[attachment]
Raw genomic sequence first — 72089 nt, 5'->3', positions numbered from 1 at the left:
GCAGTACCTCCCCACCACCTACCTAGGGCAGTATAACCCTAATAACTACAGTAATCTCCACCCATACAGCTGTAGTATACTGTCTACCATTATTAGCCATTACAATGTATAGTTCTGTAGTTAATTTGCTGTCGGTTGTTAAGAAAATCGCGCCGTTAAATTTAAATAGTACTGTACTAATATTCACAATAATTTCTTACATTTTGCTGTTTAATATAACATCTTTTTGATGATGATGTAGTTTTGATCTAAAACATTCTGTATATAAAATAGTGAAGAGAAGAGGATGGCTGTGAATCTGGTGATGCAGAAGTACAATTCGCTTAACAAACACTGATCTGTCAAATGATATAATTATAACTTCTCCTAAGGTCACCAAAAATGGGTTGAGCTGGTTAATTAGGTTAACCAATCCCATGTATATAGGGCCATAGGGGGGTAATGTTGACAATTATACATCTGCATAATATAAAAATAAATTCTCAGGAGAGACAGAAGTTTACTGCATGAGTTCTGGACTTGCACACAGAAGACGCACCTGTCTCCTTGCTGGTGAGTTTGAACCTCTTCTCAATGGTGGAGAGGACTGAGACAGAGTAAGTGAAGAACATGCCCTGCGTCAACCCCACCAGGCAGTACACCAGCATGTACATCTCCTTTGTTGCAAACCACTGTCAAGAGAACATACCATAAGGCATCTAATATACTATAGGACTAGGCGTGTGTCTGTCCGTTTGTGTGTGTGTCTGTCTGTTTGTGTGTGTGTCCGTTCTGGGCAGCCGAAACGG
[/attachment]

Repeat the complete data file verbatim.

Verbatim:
Raw genomic sequence first — 72089 nt, 5'->3', positions numbered from 1 at the left:
GCAGTACCTCCCCACCACCTACCTAGGGCAGTATAACCCTAATAACTACAGTAATCTCCACCCATACAGCTGTAGTATACTGTCTACCATTATTAGCCATTACAATGTATAGTTCTGTAGTTAATTTGCTGTCGGTTGTTAAGAAAATCGCGCCGTTAAATTTAAATAGTACTGTACTAATATTCACAATAATTTCTTACATTTTGCTGTTTAATATAACATCTTTTTGATGATGATGTAGTTTTGATCTAAAACATTCTGTATATAAAATAGTGAAGAGAAGAGGATGGCTGTGAATCTGGTGATGCAGAAGTACAATTCGCTTAACAAACACTGATCTGTCAAATGATATAATTATAACTTCTCCTAAGGTCACCAAAAATGGGTTGAGCTGGTTAATTAGGTTAACCAATCCCATGTATATAGGGCCATAGGGGGGTAATGTTGACAATTATACATCTGCATAATATAAAAATAAATTCTCAGGAGAGACAGAAGTTTACTGCATGAGTTCTGGACTTGCACACAGAAGACGCACCTGTCTCCTTGCTGGTGAGTTTGAACCTCTTCTCAATGGTGGAGAGGACTGAGACAGAGTAAGTGAAGAACATGCCCTGCGTCAACCCCACCAGGCAGTACACCAGCATGTACATCTCCTTTGTTGCAAACCACTGTCAAGAGAACATACCATAAGGCATCTAATATACTATAGGACTAGGCGTGTGTCTGTCCGTTTGTGTGTGTGTCTGTCTGTTTGTGTGTGTGTCCGTTCTGGGCAGCCGAAACGG